The U.S. Attorney's Office is charging four dozen people with fraud, in connection with an alleged prescription drug-selling scheme that charged Medicaid twice for the same drugs and authorities say there will be likely be more defendants charged as the investigation continues. NY1's Dean Meminger filed the following report.
Many people who desperately need prescription drugs for HIV, asthma and schizophrenia have actually been selling their pills to make a little extra cash on the streets of New York City.
But in the long run, it has ripped Medicaid off of $500 million over the last seven years. That's taxpayer money stolen.
"The sealed bottles of drugs that they obtained usually for free for Medicaid, these resales took place on street corners and in bodegas around the city, often in Washington Heights and in the Bronx," said Preet Bharara, the U.S. Attorney of the Southern District.
The people who bought those expensive drugs allegedly re-sold them to groups of people, who stockpiled the pills until they had thousands of them. The pills were then sold to what authorities call "corrupt whole distributors," who then sold them back to pharmacies. The pills finally were sold back to people in need of the prescription medications, often charging Medicaid a second time.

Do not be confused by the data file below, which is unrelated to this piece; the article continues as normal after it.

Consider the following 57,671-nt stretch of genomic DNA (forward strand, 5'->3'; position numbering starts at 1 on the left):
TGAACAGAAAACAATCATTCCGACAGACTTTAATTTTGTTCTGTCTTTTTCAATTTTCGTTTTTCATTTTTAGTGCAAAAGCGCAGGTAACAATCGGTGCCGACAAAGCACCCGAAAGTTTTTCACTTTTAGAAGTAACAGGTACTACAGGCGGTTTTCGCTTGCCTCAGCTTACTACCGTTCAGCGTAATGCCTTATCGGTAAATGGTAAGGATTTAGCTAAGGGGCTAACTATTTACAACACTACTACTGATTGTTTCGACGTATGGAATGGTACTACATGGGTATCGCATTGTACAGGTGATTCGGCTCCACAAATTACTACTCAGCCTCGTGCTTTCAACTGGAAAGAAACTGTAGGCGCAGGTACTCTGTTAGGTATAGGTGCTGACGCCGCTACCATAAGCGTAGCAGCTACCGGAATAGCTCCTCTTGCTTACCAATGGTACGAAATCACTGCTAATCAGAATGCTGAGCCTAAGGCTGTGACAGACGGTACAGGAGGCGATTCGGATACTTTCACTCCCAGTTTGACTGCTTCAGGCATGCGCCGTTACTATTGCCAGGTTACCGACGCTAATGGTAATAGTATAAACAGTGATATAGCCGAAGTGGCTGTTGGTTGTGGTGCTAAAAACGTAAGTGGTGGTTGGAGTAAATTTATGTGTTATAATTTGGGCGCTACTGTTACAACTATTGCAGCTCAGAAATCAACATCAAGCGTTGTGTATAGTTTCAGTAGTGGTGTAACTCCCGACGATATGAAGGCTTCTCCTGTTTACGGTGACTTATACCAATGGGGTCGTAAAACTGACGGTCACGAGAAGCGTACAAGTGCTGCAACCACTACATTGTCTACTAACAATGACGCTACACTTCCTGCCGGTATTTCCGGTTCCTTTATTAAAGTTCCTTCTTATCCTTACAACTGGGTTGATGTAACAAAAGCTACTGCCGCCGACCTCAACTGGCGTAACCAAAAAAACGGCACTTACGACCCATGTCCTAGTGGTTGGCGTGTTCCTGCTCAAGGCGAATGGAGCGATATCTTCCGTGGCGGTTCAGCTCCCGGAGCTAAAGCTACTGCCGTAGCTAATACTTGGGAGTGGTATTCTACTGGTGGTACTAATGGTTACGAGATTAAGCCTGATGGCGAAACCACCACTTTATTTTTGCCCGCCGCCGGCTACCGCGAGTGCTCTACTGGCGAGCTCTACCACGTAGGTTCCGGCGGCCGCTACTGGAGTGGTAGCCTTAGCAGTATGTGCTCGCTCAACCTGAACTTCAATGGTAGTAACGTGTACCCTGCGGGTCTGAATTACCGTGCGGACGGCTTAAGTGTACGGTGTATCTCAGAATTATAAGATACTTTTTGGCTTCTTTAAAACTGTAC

"They allegedly treated the medication bottles sometimes with lighter fluid and other chemicals to remove patient labels that showed the drugs had already been dispensed," Bharara said.
"End users of the diverted drugs were getting secondhand medication that may been mishandled," said Janice Fedarcyk, the FBI Assistant Director who works in the department's New York office.
In some cases, the medicines were expired or stored incorrectly. Authorities also said they busted some of the schemers replacing pills with gum balls.
In a South Bronx neighborhood of the hub, which is also a major commercial area, it's known that some people have been selling their life-saving HIV medicines for many years.
Police Commissioner Ray Kelly said officers made a big bust during a routine traffic stop.
"They saw in the back seat of his car dozens of bottles of prescription medication for AIDS," he said. "But there was a problem with them. The prescriptions were not in his name."
Authorities said illegal operations like the one in the city have resulted in the pills being shipped around the country to nearly 20 states, as well as Puerto Rico.
More arrests of those involved are expected, as well as arrests for pharmacy workers who knowingly resold used drugs.